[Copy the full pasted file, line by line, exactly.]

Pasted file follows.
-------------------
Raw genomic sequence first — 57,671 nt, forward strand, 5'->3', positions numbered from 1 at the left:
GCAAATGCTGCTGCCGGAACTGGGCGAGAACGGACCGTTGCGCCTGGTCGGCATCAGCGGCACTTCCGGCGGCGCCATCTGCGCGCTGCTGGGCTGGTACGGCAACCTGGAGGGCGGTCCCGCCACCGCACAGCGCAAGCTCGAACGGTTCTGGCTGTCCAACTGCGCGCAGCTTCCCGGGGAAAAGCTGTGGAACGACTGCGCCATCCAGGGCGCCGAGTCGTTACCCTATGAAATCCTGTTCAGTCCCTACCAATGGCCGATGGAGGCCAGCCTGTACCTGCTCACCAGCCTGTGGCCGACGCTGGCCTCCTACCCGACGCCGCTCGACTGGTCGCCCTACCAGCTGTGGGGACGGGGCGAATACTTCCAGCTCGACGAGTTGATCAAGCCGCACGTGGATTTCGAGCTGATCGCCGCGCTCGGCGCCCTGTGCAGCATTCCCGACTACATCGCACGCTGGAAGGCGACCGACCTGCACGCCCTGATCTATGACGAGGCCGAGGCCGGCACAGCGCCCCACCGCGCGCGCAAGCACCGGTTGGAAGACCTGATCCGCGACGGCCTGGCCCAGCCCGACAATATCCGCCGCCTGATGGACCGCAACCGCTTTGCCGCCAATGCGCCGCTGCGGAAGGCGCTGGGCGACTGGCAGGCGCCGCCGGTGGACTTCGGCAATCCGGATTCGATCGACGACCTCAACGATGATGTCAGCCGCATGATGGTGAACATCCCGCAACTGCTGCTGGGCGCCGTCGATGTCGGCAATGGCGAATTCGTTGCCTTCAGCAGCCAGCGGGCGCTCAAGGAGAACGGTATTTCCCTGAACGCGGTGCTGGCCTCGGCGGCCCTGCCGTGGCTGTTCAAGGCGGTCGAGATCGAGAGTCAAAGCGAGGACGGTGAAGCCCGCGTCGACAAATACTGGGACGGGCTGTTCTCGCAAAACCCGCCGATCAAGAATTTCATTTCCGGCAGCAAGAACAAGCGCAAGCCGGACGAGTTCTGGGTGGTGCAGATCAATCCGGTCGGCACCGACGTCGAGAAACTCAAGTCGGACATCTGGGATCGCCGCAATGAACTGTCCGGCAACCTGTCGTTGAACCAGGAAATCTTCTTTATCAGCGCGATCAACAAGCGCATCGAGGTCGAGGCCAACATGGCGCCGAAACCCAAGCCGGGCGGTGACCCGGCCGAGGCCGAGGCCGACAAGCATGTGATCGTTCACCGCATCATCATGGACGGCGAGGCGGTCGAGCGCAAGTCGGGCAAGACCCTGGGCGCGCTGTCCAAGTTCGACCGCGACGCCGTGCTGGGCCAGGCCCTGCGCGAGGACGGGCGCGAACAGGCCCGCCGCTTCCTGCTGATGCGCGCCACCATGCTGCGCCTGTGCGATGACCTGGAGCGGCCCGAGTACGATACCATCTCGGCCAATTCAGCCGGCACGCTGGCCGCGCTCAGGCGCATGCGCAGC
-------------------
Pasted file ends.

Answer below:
Raw genomic sequence first — 57,671 nt, forward strand, 5'->3', positions numbered from 1 at the left:
GCAAATGCTGCTGCCGGAACTGGGCGAGAACGGACCGTTGCGCCTGGTCGGCATCAGCGGCACTTCCGGCGGCGCCATCTGCGCGCTGCTGGGCTGGTACGGCAACCTGGAGGGCGGTCCCGCCACCGCACAGCGCAAGCTCGAACGGTTCTGGCTGTCCAACTGCGCGCAGCTTCCCGGGGAAAAGCTGTGGAACGACTGCGCCATCCAGGGCGCCGAGTCGTTACCCTATGAAATCCTGTTCAGTCCCTACCAATGGCCGATGGAGGCCAGCCTGTACCTGCTCACCAGCCTGTGGCCGACGCTGGCCTCCTACCCGACGCCGCTCGACTGGTCGCCCTACCAGCTGTGGGGACGGGGCGAATACTTCCAGCTCGACGAGTTGATCAAGCCGCACGTGGATTTCGAGCTGATCGCCGCGCTCGGCGCCCTGTGCAGCATTCCCGACTACATCGCACGCTGGAAGGCGACCGACCTGCACGCCCTGATCTATGACGAGGCCGAGGCCGGCACAGCGCCCCACCGCGCGCGCAAGCACCGGTTGGAAGACCTGATCCGCGACGGCCTGGCCCAGCCCGACAATATCCGCCGCCTGATGGACCGCAACCGCTTTGCCGCCAATGCGCCGCTGCGGAAGGCGCTGGGCGACTGGCAGGCGCCGCCGGTGGACTTCGGCAATCCGGATTCGATCGACGACCTCAACGATGATGTCAGCCGCATGATGGTGAACATCCCGCAACTGCTGCTGGGCGCCGTCGATGTCGGCAATGGCGAATTCGTTGCCTTCAGCAGCCAGCGGGCGCTCAAGGAGAACGGTATTTCCCTGAACGCGGTGCTGGCCTCGGCGGCCCTGCCGTGGCTGTTCAAGGCGGTCGAGATCGAGAGTCAAAGCGAGGACGGTGAAGCCCGCGTCGACAAATACTGGGACGGGCTGTTCTCGCAAAACCCGCCGATCAAGAATTTCATTTCCGGCAGCAAGAACAAGCGCAAGCCGGACGAGTTCTGGGTGGTGCAGATCAATCCGGTCGGCACCGACGTCGAGAAACTCAAGTCGGACATCTGGGATCGCCGCAATGAACTGTCCGGCAACCTGTCGTTGAACCAGGAAATCTTCTTTATCAGCGCGATCAACAAGCGCATCGAGGTCGAGGCCAACATGGCGCCGAAACCCAAGCCGGGCGGTGACCCGGCCGAGGCCGAGGCCGACAAGCATGTGATCGTTCACCGCATCATCATGGACGGCGAGGCGGTCGAGCGCAAGTCGGGCAAGACCCTGGGCGCGCTGTCCAAGTTCGACCGCGACGCCGTGCTGGGCCAGGCCCTGCGCGAGGACGGGCGCGAACAGGCCCGCCGCTTCCTGCTGATGCGCGCCACCATGCTGCGCCTGTGCGATGACCTGGAGCGGCCCGAGTACGATACCATCTCGGCCAATTCAGCCGGCACGCTGGCCGCGCTCAGGCGCATGCGCAGC